The leading current flowed through the center of Jewish immigrant community life, such as it was—a turbulent center, awash in polyglot public debates and meetings, learned disputations, lectures, union quarrels, and newsstand wars. And, in barely visible ways, the leading current began to redirect the immigrant chaos toward the only outcome, linguistically speaking, that made sense, which was an acceptance of Yiddish as the language of the Jewish labor movement, and therefore as the language of the larger immigration—Yiddish, even if the immigrant notables had to struggle to pick it up.
In 1890 a Yiddish newspaper called the Freie Arbeiter Stimme made its shaky appearance on the Lower East side—an anarchist labor journal whose very name invoked the last words of the most articulate of the Chicago martyrs, Albert Parsons, “Let the voice of the people be heard!”—which became the newspaper’s motto. The Freie Arbeiter Stimme right away expired, in token of the fragility of immigrant institutions. But the Russians of a certain stripe gave some thought to this, and they put together a labor organization called the Pioneers of Freedom, which was explicitly Jewish, a novel step. The Pioneers of Freedom arrived at the view that, from a proletarian perspective, a Yiddish press was logically indispensable. They replanted the newspaper, and it sprung back into life with sufficient vigor to became one of a handful of institutions from the earliest period of the mass immigration to survive during most of the next hundred years: a marvel of longevity that, all by itself, ought to tell us something about anarchism’s place in the history of the American Jews.
Maybe a few traces of those early days do linger in memory, if only because, among the Jewish immigrants, unlike the German immigrants, an English-language book-writing habit eventually took hold, and vivid accounts of the anarchist moment sometimes crept into the literature, and sometimes the literature proved to be enduring. There is even a masterpiece in this particular genre. It is Emma Goldman’s autobiography, Living My Life, from 1931, with page after page conjuring the still largely German Lower East Side of circa 1890 and its cafés and bars and the meetings and conspiracies and amorous complications, and the young Emma’s first impressions of her great companion, the ill-fated Alexander Berkman of Lithuania, linotypist at a wildly radical German labor anarchist newspaper—one of the earliest classics of the literature of a Jewish America that had not yet begun to think of itself as a Jewish America.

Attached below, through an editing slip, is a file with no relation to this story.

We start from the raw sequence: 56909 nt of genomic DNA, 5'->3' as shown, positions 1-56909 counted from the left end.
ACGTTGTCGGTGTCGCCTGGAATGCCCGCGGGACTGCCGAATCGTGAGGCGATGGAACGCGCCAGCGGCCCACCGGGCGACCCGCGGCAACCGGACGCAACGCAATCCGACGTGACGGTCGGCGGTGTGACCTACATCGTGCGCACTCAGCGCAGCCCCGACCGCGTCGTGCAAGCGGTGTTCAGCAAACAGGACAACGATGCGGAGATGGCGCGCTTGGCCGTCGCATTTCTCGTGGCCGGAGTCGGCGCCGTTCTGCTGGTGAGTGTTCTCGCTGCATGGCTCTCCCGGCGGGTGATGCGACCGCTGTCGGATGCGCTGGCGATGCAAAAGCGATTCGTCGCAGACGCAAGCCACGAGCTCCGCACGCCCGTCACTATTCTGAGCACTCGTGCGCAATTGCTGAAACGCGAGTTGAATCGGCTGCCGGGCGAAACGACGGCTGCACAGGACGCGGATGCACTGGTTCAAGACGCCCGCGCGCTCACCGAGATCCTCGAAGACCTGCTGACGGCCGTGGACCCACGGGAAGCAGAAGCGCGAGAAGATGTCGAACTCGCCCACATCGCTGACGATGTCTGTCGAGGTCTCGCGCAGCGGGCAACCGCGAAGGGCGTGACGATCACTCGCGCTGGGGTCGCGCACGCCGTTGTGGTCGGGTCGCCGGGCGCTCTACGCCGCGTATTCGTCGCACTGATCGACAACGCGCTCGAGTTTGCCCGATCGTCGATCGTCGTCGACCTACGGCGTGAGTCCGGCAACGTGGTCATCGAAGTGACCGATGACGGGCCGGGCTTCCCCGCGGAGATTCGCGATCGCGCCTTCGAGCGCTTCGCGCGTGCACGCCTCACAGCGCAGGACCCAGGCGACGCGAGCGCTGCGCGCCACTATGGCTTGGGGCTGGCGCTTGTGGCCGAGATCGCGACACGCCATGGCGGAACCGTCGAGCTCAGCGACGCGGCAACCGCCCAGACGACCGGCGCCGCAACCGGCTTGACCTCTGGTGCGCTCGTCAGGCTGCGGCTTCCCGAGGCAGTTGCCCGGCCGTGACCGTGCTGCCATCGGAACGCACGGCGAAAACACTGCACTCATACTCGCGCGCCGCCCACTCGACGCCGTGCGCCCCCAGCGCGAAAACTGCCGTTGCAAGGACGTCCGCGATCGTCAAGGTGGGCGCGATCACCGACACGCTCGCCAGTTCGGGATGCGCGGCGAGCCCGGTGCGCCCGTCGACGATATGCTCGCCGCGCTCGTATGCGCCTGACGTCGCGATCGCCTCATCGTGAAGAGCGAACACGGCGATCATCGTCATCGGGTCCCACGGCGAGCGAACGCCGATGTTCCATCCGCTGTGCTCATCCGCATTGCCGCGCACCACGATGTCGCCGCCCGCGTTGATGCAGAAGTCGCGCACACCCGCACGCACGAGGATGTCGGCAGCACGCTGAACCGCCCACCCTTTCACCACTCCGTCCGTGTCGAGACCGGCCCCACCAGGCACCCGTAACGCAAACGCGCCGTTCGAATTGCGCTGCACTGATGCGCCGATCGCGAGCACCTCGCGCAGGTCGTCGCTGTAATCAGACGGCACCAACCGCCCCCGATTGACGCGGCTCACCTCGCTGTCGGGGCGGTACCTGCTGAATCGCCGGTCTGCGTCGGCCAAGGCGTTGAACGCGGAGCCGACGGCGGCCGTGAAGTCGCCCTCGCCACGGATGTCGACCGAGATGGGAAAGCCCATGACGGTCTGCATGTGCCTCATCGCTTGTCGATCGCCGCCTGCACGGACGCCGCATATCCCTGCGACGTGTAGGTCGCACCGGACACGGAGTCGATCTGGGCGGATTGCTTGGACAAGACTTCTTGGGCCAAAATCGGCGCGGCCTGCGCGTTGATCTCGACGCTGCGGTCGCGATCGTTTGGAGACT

Or, if you want to peer more systematically into those vistas and events, you can do so in the pages of a series of scholarly books, which do a good job of conjuring the energy—a distinguished series, scrupulously and polylingually researched, and nicely written, too, which add up to a respectable literature of their own, in a scholarly mode: to wit, Paul Avrich and his daughter Karen Avrich’s very fine biography of Berkman and Goldman, Sasha and Emma, together with Paul Avrich’s Anarchist Portraits and Anarchist Voices and other studies; together with Tony Michels’ Fire in Their Hearts and Kenyon Zimmer’s book, Immigrants Against the State: Yiddish and Italian Anarchism in America. And there are studies of the German immigration by Tom Goyens, who was likewise at YIVO. And other books—all of which, taken together, capture something of anarchism’s achievement, too, and not just the energy.
For the anarchists—the Jewish anarchists, principally the people around the Freie Arbeiter Stimme—did achieve something. They proposed the idea of a workers’ movement to their fellow immigrants. Sometimes they made a hash of their own idea and talked themselves into sneering at the tiny new trade unions (on the grounds that unionism was a tepid and contemptible thing, and the horrors of industrial capitalism were more than unions could handle, so why not hold out for a spontaneous proletarian revolution, which was somehow in the air?). But the practicality of unionism returned to mind. And they conferred on their idea an imaginative grandeur.
They pictured the workers’ movement as a cultural force, and not just an economic one. It was the anarchists, Michels tells us, who founded the original workers’ education society in the Jewish labor movement. They stood for books and theater, for science, for the kinds of ideas about gender and family relations that used to be known as “advanced,” together with their utopian vision of how, if only a decent revolution would take place, industry and commerce and the whole of society could properly be reorganized. Atheism, too—something beyond mere secularism—figured in their idea, openly and aggressively proclaimed in the outrageous Yom Kippur balls, which, beginning in 1889, proved to be genuinely popular, not just in New York (even if, as the historians tell us, the subversive thrills of atheist transgression faded after a while, when the news arrived of still more pogroms in Kishinev and Russia, and a solicitude for the pious Jewish victims began to make the anti-religious railings and jeers seem in poor taste).